The secret to dealing with these mean girls? I don’t think it’s about us specifically putting them in their place; you won’t be backed by a sea of cheering classmates like Janis Ian was when she said she had a lesbian crush on one in that gymnasium. If reaching out and trying to be a friend isn’t an option, I think we can refuse to put up with them and their mind games and power trips. If that means switching departments, adjusting your work schedule or quitting your job to save your sanity, then maybe that’s what’s necessary. Stop shopping at the store where you got horrible customer service. And if there’s any kind of neutral, superior figure available, I say report to that person and have the mean girl be put in her place by someone who has even more power to do so. Whatever is necessary to protest the behavior should happen because, by simply letting it slide, they’ll simply continue to be mean.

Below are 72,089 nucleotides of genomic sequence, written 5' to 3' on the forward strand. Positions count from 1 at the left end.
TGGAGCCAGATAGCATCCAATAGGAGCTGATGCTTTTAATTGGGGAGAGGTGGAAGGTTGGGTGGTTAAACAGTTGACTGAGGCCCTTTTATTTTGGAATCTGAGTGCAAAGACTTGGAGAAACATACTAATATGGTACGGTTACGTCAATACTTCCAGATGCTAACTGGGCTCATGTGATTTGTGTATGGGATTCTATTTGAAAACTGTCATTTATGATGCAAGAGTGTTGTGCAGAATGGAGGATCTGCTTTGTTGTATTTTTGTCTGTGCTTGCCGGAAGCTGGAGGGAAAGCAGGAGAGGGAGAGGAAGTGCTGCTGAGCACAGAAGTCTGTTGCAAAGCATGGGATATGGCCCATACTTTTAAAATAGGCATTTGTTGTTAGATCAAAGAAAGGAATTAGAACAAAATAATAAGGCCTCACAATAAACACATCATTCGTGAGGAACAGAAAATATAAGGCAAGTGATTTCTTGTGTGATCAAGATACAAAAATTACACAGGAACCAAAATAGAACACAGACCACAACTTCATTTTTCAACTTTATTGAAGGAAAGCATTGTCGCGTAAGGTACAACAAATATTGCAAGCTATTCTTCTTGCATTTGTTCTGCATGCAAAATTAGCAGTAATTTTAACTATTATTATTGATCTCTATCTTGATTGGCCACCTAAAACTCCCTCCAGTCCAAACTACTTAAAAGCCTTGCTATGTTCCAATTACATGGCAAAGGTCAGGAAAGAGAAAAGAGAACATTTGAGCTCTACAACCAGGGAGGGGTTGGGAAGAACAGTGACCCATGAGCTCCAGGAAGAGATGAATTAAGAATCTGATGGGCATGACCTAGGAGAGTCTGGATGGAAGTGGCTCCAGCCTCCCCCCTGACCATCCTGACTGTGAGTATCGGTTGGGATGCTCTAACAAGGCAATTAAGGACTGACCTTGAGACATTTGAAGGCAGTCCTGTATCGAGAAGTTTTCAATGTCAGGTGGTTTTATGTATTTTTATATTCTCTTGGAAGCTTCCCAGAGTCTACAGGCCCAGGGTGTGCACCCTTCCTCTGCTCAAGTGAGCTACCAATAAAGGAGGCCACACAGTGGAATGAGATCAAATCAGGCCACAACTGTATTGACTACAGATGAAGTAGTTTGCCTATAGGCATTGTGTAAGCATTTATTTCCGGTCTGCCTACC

However, part of me doesn’t blame them for being so mean all the time. After high school (and after college), the real world is scary. Everything is more competitive than the race for prom queen, and women aren’t just fighting for attention from the cute boy in class. There’s more at stake now — jobs, rent payments, childhood dreams and potential careers. Screwing someone over sounds so damn tempting sometimes, and being mean can definitely be easier than taking longer to do the right thing.
So if you have yet to encounter a mean girl in the real world, do your part and don’t become one. We women already have enough against us that the last thing we should be doing is putting ourselves against each other.
Have you been stunned by a mean girl in the real world before? Share what happened below!
Ashley is a UC San Diego grad who is holding on way too tightly to a potential career in magazines and goes to Vegas all too often. She’s fascinated with celebrities and strawberry beer and doubles as a pathological texter/emailer/blogger. Feed the addiction with tweets @cashleelee. Thanks in advance.